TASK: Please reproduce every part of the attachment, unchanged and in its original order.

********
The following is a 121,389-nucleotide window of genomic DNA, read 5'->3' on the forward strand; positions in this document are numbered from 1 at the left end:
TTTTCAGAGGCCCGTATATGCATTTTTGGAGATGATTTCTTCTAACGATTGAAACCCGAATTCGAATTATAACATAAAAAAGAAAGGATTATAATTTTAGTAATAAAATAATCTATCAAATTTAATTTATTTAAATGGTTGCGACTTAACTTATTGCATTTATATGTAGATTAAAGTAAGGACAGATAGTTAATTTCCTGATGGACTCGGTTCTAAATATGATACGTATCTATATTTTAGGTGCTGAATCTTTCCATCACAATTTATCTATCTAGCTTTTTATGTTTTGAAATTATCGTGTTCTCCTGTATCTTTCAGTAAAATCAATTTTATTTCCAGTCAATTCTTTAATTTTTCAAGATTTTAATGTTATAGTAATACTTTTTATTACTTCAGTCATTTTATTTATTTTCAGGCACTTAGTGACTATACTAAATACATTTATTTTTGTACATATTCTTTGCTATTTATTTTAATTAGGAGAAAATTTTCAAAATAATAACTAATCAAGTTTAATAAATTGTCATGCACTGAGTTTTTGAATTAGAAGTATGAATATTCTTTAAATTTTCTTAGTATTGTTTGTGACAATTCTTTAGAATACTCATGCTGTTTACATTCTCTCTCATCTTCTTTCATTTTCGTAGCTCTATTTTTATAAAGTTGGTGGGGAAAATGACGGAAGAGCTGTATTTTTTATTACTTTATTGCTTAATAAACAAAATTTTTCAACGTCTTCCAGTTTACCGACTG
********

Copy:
The following is a 121,389-nucleotide window of genomic DNA, read 5'->3' on the forward strand; positions in this document are numbered from 1 at the left end:
TTTTCAGAGGCCCGTATATGCATTTTTGGAGATGATTTCTTCTAACGATTGAAACCCGAATTCGAATTATAACATAAAAAAGAAAGGATTATAATTTTAGTAATAAAATAATCTATCAAATTTAATTTATTTAAATGGTTGCGACTTAACTTATTGCATTTATATGTAGATTAAAGTAAGGACAGATAGTTAATTTCCTGATGGACTCGGTTCTAAATATGATACGTATCTATATTTTAGGTGCTGAATCTTTCCATCACAATTTATCTATCTAGCTTTTTATGTTTTGAAATTATCGTGTTCTCCTGTATCTTTCAGTAAAATCAATTTTATTTCCAGTCAATTCTTTAATTTTTCAAGATTTTAATGTTATAGTAATACTTTTTATTACTTCAGTCATTTTATTTATTTTCAGGCACTTAGTGACTATACTAAATACATTTATTTTTGTACATATTCTTTGCTATTTATTTTAATTAGGAGAAAATTTTCAAAATAATAACTAATCAAGTTTAATAAATTGTCATGCACTGAGTTTTTGAATTAGAAGTATGAATATTCTTTAAATTTTCTTAGTATTGTTTGTGACAATTCTTTAGAATACTCATGCTGTTTACATTCTCTCTCATCTTCTTTCATTTTCGTAGCTCTATTTTTATAAAGTTGGTGGGGAAAATGACGGAAGAGCTGTATTTTTTATTACTTTATTGCTTAATAAACAAAATTTTTCAACGTCTTCCAGTTTACCGACTG